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By Tom Keyser and Tom Keyser,SUN STAFF | September 8, 2001
ELMONT, N.Y. - The racing world gasped and then slipped into sadness last week, when Point Given was retired with a tendon injury. The powerful, unpredictable chestnut had become the sport's standard-bearer. In his final two races, the Haskell at Monmouth Park and the Travers at Saratoga, he drew record crowds and stirred emotions. Victories later this year against older horses and next year against international competition would have stamped Point Given as one of racing's all-time greats.
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By Chris Korman, The Baltimore Sun | May 19, 2013
Most of the horses in the stakes barns at Pimlico Race Course had cleared out by 8:30 Sunday morning, having loaded into vans under the cover of early-morning rain. Plates with pieces of cake left over from last night's victory party for Oxbow dotted the ground near trainer D. Wayne Lukas' temporary office, as did a few emptied beer bottles. As he said he would, Lukas began loading his horses into a van bound for Louisville less than 12 hours after winning his 14th Triple Crown race, a new record.
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By Tom Keyser and Sun Reporter | May 21, 2000
If you listen to history, history whispers that 11 have prevailed - only 11. Fusaichi Pegasus will not join the all-star roster of Sir Barton, Gallant Fox, Omaha, War Admiral, Whirlaway, Count Fleet, Assault, Citation, Secretariat, Seattle Slew and Affirmed.Those 11 swept the three races that make up the Triple Crown . Fusaichi Pegasus, the "next great horse," failed yesterday in the second, the 125th Preakness before 98,304 damp and chilly fans at Pimlico Race Course . After winning the Kentucky Derby as if he might be the next Secretariat, Fusaichi Pegasus struggled to finish second in the Preakness as the heaviest favorite since Spectacular Bid in 1979.
BUSINESS
By Hanah Cho, The Baltimore Sun | January 27, 2012
Frank Stronach, Pimlico's owner and a successful breeder, wants to bring horse ownership to the masses — by selling stock in six new racehorse investment companies. For $10 a share, investors could own a piece of thoroughbreds that would be trained and raced around the country before they are sold off, according to documents filed for the initial public stock offerings. The companies — named after Stronach's winning horses, including 2000 Preakness champ Red Bullet — are trying to raise a total of about $24 million.
SPORTS
By Steve Davidowitz and Steve Davidowitz,SPECIAL TO THE SUN | June 10, 2000
Before making a few $2 wagers in today's Belmont Stakes, here's my two cents about what happened in the Preakness. Fusaichi Pegasus certainly did not run his best race. He never reached top gear while appearing to spin his wheels on the wet Pimlico racing surface. This was quite unlike the smooth-moving "Fusaichi," who handily defeated Red Bullet over a slippery Aqueduct racing surface in the Wood Memorial on April 15. Nor did "Fusaichi" resemble the powerful horse who convincingly won the Kentucky Derby.
NEWS
By Timothy B. Wheeler and Timothy B. Wheeler,SUN STAFF | May 21, 2000
A horse named Red Bullet shot out of the pack in the stretch to win the 125th Preakness Stakes yesterday, ending the Triple Crown hopes of Kentucky Derby winner Fusaichi Pegasus. The upset didn't dampen festivities at a spruced-up Pimlico Race Course, as an estimated 98,304 people - only slightly smaller than last year's record crowd of more than 100,000 - braved drizzle and a temperature in the 60s to attend Maryland's premier racing event "It's like a big tailgate party," said Sid Schenning of Bel Air, as he waited to bet on his first Preakness from the indoor comfort of the Grandstand.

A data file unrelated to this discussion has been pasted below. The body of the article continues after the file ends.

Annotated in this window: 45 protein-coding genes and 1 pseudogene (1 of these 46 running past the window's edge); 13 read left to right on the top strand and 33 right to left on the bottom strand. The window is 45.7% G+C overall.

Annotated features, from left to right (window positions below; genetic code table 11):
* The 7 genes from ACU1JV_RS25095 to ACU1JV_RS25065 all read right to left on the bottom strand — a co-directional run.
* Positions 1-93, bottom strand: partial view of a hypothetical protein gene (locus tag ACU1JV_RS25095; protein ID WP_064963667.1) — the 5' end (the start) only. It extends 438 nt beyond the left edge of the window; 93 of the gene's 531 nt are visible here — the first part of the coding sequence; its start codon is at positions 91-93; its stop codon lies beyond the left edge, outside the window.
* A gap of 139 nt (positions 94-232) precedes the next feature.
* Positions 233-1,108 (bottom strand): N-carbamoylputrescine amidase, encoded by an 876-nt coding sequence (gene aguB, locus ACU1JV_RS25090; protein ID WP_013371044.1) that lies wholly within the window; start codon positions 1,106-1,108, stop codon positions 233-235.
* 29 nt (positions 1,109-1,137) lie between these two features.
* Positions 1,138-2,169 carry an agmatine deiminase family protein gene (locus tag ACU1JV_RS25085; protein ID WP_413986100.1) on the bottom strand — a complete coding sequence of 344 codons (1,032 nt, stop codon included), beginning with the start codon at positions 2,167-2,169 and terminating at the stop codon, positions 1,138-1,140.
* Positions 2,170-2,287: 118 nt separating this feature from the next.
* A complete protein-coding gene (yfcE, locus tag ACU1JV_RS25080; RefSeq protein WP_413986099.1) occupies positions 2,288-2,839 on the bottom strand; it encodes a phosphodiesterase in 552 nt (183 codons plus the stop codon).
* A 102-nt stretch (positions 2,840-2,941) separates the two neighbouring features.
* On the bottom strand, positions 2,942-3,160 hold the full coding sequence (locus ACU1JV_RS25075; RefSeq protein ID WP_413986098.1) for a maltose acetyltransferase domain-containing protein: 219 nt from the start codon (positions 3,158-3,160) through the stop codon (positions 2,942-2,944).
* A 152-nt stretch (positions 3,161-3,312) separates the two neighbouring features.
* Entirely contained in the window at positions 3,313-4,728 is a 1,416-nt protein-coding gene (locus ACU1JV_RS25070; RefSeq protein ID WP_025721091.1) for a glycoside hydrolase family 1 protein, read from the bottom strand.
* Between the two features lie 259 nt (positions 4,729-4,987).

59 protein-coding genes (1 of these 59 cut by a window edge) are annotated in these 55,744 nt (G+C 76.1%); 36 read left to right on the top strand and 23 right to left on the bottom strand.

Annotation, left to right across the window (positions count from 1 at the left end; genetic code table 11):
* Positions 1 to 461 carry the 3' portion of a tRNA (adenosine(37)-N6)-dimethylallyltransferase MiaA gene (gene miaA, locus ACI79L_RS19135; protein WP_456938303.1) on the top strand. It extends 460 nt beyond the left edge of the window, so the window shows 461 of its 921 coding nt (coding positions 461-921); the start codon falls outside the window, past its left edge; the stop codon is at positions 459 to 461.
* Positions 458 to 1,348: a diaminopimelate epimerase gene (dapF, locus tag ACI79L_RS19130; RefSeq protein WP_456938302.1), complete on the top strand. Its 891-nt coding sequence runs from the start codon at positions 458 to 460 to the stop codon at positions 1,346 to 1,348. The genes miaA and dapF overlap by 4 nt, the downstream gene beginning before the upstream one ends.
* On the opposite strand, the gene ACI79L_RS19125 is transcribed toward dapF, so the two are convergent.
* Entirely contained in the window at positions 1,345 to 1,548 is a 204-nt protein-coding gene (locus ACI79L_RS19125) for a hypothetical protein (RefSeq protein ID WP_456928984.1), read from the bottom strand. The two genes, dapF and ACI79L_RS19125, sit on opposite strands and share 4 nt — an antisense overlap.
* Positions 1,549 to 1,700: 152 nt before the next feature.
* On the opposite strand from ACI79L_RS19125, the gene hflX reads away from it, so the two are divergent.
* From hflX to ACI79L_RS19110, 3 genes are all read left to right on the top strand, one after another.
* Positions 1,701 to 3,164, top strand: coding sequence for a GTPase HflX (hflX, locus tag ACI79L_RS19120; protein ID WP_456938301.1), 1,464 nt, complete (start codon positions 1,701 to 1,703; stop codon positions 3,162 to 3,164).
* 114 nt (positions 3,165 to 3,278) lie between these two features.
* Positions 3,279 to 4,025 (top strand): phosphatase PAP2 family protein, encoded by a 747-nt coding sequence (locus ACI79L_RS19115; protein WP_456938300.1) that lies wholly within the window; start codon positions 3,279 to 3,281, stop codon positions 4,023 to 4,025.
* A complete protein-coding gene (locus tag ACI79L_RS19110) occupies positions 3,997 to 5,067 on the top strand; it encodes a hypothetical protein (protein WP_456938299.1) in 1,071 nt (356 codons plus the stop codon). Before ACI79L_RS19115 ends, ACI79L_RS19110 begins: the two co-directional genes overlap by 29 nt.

SPORTS
By Tom Keyser and Tom Keyser,SUN STAFF | April 14, 2000
NEW YORK -- The scene remains vivid: Two gutsy horses, finally freed of trouble, exploding down the stretch at Aqueduct in a scintillating sprint to the wire. Red Bullet and Aptitude stamped that vision into memory in the Gotham Stakes three weeks ago at Aqueduct. Red Bullet remained undefeated, and the surging Aptitude finished a half-length behind in one of the most inspiring skirmishes on this year's Triple Crown trail. Tomorrow, those two and 10 others, including Jinny Vance's Postponed, will compete in the $750,000 Wood Memorial Stakes at Aqueduct.
SPORTS
May 20, 2000
The 10th Race The Preakness Stakes WHO SHOULD WIN The Preakness is all about figuring out who will run second. Fusaichi Pegasus appears invincible. Red Bullet will be the crowd's choice -- and he is a deserving one -- but High Yield may be the better bet. He's had only two bad races in his career and both were at Churchill Downs, home of the Kentucky Derby. He figures to love Pimlico and is the kind of horse who might bounce back from a poor Derby to run well here. Captain Steve is another who had trouble in Kentucky -- he was bumped badly in the stretch -- and may run better today.
SPORTS
By Tom Keyser and Tom Keyser,SUN STAFF | May 22, 2000
The winner of the Kentucky Derby and the winner of the Preakness may - or may not - meet again June10 in the Belmont Stakes at Belmont Park. The trainers of Red Bullet, who won Saturday's Preakness, and Fusaichi Pegasus, winner of the Derby, said yesterday that their colts would run in the Belmont only if they're thriving. Otherwise, they said, they'll wait for 3-year-old stakes later in the year.`This horse was perfect for this race," said Joe Orseno, trainer of Red Bullet, referring to the Preakness.
SPORTS
By Brent Jones and Brent Jones,SUN STAFF | May 21, 2000